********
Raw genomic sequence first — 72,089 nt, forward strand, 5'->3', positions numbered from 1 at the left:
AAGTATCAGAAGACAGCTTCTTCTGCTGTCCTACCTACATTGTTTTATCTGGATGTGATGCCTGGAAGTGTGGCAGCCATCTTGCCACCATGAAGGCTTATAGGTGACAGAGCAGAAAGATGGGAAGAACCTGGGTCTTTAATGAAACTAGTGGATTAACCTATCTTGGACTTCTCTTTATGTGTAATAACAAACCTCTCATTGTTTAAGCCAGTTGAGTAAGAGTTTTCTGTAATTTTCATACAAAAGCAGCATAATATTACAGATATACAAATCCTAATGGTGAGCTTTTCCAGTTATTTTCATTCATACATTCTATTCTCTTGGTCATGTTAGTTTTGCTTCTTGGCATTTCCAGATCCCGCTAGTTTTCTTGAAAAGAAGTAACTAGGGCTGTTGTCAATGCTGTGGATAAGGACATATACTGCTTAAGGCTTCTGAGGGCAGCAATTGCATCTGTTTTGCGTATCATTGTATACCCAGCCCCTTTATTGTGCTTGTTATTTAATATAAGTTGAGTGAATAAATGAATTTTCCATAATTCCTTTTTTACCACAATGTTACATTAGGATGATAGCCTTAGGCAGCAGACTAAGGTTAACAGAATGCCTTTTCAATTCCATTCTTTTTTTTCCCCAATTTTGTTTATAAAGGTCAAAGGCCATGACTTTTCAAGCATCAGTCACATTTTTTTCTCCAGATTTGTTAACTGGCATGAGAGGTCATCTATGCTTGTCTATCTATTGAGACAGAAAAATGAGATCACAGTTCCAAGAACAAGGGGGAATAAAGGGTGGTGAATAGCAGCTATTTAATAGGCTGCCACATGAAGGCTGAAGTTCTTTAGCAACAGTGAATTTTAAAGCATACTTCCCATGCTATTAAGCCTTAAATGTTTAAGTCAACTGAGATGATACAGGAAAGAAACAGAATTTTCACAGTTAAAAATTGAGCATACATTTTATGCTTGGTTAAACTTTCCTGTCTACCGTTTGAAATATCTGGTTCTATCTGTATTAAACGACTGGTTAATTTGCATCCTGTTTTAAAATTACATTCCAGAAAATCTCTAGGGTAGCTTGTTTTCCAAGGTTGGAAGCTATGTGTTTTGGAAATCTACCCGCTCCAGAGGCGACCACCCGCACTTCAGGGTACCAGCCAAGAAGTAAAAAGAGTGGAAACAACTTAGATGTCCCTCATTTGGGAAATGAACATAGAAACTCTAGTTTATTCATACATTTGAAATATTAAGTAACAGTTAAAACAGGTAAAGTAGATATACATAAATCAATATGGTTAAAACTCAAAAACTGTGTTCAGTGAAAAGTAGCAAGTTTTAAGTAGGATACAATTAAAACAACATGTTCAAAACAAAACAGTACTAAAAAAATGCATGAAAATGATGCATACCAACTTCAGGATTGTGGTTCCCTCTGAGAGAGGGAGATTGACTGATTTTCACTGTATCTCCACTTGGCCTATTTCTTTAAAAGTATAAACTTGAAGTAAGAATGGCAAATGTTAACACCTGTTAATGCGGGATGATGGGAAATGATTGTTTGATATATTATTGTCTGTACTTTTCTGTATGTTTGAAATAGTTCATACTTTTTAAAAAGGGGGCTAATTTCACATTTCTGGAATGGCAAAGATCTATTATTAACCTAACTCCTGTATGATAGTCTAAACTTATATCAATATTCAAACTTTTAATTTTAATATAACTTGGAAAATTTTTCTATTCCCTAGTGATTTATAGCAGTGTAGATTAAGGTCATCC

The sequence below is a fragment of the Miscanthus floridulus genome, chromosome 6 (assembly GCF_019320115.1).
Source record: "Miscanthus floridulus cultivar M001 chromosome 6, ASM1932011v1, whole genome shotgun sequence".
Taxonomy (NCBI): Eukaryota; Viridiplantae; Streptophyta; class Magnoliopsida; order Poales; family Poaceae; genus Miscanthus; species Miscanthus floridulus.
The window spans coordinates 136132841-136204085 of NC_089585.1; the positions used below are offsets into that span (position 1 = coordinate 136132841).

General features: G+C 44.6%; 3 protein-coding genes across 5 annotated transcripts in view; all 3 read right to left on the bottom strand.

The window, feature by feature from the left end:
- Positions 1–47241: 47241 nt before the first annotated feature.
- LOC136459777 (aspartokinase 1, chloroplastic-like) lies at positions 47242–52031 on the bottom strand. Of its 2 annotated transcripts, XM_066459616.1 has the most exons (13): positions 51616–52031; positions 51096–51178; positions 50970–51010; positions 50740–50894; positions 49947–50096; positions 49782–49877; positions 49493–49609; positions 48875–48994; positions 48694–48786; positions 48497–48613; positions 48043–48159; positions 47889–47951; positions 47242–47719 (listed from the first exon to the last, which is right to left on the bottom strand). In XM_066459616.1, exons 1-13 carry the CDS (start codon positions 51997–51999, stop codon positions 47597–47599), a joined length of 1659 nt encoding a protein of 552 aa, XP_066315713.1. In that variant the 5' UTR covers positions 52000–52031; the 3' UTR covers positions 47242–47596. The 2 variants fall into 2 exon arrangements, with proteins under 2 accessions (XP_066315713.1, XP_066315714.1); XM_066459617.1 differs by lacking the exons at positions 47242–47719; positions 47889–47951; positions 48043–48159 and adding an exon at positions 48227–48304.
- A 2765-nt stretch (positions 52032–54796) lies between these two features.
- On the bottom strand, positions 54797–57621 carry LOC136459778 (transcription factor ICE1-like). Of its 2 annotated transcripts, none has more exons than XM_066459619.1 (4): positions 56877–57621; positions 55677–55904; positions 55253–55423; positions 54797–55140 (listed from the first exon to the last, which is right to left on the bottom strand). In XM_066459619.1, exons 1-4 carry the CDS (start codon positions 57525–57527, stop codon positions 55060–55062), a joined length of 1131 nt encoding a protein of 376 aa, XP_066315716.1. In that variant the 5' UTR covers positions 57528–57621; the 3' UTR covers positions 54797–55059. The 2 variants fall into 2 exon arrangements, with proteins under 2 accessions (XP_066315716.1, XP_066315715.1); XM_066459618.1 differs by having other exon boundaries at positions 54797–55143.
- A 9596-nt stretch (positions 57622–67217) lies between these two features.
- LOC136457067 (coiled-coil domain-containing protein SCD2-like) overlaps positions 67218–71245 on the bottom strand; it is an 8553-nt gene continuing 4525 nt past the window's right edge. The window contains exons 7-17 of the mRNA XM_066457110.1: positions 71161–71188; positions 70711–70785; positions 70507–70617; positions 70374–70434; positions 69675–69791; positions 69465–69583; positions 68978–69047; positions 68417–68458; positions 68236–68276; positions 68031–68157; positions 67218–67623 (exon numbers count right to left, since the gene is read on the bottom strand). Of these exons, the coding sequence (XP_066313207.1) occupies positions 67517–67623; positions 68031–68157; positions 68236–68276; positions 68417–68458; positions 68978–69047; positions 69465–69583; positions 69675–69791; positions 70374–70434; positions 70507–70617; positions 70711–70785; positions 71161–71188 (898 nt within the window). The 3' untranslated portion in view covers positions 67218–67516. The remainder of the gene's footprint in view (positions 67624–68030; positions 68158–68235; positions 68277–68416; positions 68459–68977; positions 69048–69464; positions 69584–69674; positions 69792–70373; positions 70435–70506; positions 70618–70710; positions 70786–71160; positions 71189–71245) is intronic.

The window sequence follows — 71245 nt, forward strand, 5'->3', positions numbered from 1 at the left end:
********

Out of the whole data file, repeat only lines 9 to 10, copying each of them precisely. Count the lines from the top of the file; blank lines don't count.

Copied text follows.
- Positions 1–47241: 47241 nt before the first annotated feature.
- LOC136459777 (aspartokinase 1, chloroplastic-like) lies at positions 47242–52031 on the bottom strand. Of its 2 annotated transcripts, XM_066459616.1 has the most exons (13): positions 51616–52031; positions 51096–51178; positions 50970–51010; positions 50740–50894; positions 49947–50096; positions 49782–49877; positions 49493–49609; positions 48875–48994; positions 48694–48786; positions 48497–48613; positions 48043–48159; positions 47889–47951; positions 47242–47719 (listed from the first exon to the last, which is right to left on the bottom strand). In XM_066459616.1, exons 1-13 carry the CDS (start codon positions 51997–51999, stop codon positions 47597–47599), a joined length of 1659 nt encoding a protein of 552 aa, XP_066315713.1. In that variant the 5' UTR covers positions 52000–52031; the 3' UTR covers positions 47242–47596. The 2 variants fall into 2 exon arrangements, with proteins under 2 accessions (XP_066315713.1, XP_066315714.1); XM_066459617.1 differs by lacking the exons at positions 47242–47719; positions 47889–47951; positions 48043–48159 and adding an exon at positions 48227–48304.